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Moonchild Trio - The Crucible CD (album) cover


Moonchild Trio



3.66 | 10 ratings

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Equality 7-2521
3 stars The fourth of the Moonchild trio (Mike Patton, Trevor Dunn, Joey Baron) shows us that Zorn will continue to experiment and augment the basic line-up. This time we have John Zorn participating as a full member on alto-sax as usual, and Marc Ribot stoping by to lay down guitar on "9x9".

The basic formula remains the same: Joey Baron lays down his amazing, tasteful, complex drum work, Trevor Dunn plays heavily distorted, rhythmic base-lines, which serve as the foundation for most of the songs, and Mike Patton imitates the psychiatric ward with his vocals. Zorn's sax work really shines here. As always when he plays I can't listen to anything else. I enjoy what he's done here more than on the previous album, because while he played almost exclusively in the high resgister on Six Litanies, much of the just emulating Patton's vocals, here we see more of a full repitoire from him. A great dynamic that really fits in perfectly with the music.

Given the description and what you know of John Zorn, you would think this must be pretty avant-garde, obtuse stuff right? What makes this album work so well is that most of the time that assumption is dead wrong. When this album is at its best it's sickeningly catchy. Despite the complexity and the manic vocal and saxophone screaming, this comes off as a fun, mindless, summertime rock album in its feel. Joey Baron in particular performs with incredible groove.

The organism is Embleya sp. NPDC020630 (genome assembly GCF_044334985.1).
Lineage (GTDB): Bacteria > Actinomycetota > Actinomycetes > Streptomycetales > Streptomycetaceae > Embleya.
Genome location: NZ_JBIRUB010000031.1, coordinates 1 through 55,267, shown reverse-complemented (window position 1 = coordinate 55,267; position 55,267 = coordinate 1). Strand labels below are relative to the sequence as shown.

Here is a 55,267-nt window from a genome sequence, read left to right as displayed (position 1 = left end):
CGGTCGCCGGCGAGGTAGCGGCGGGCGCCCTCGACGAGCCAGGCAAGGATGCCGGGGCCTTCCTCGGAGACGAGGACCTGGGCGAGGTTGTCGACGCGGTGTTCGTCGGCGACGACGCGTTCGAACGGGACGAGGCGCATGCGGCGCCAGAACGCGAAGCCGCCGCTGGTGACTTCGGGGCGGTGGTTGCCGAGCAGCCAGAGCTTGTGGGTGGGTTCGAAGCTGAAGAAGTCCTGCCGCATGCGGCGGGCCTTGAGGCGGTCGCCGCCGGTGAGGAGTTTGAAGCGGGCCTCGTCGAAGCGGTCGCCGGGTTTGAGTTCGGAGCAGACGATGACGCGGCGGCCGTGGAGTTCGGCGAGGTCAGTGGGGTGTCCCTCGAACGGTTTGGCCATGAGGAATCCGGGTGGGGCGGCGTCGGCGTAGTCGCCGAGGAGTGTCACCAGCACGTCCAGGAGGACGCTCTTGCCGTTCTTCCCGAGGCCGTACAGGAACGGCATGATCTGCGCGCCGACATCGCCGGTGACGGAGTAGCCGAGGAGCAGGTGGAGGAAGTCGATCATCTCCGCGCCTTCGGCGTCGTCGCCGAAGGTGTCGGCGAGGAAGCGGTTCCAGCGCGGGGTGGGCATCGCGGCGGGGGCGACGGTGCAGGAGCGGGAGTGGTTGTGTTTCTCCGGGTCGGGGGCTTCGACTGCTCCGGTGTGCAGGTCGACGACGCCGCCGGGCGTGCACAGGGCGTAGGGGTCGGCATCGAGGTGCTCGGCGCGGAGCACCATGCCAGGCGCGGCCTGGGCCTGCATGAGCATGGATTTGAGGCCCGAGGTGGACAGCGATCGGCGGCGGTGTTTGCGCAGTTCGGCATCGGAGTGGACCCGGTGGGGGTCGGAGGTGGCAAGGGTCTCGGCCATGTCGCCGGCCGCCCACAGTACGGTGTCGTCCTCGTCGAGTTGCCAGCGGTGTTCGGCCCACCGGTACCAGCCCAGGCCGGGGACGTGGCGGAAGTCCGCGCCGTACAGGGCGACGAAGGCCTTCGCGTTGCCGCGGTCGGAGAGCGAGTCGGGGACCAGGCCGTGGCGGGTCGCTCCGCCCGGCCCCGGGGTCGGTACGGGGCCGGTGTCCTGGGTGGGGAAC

While a majority of the album is as I described, it also has a much different side. Six Litanies was the "creepy" album, and The Crucible seems like it was meant to be the "evil" album. Some tracks really slow down the tempo, are heavier and darker, and feature Patton "singing" passages from the necronomicon of Lovecraft lore. The music certainly achieves its goal of being evil, but I think the album drags in these places. If Zorn continued with the funner side of things this would be a five star album in my mind.

"9x9" is a different track entirely. It features a "Black Dog"-esque guitar riff which the other performes build around. A nice Led Zeppelin tribute and a fine track.

I hope more people check this out as it didn't recieve the attention Six Litanies did. It has some slow points, but when the album moves it's truely great.

Equality 7-2521 | 3/5 |


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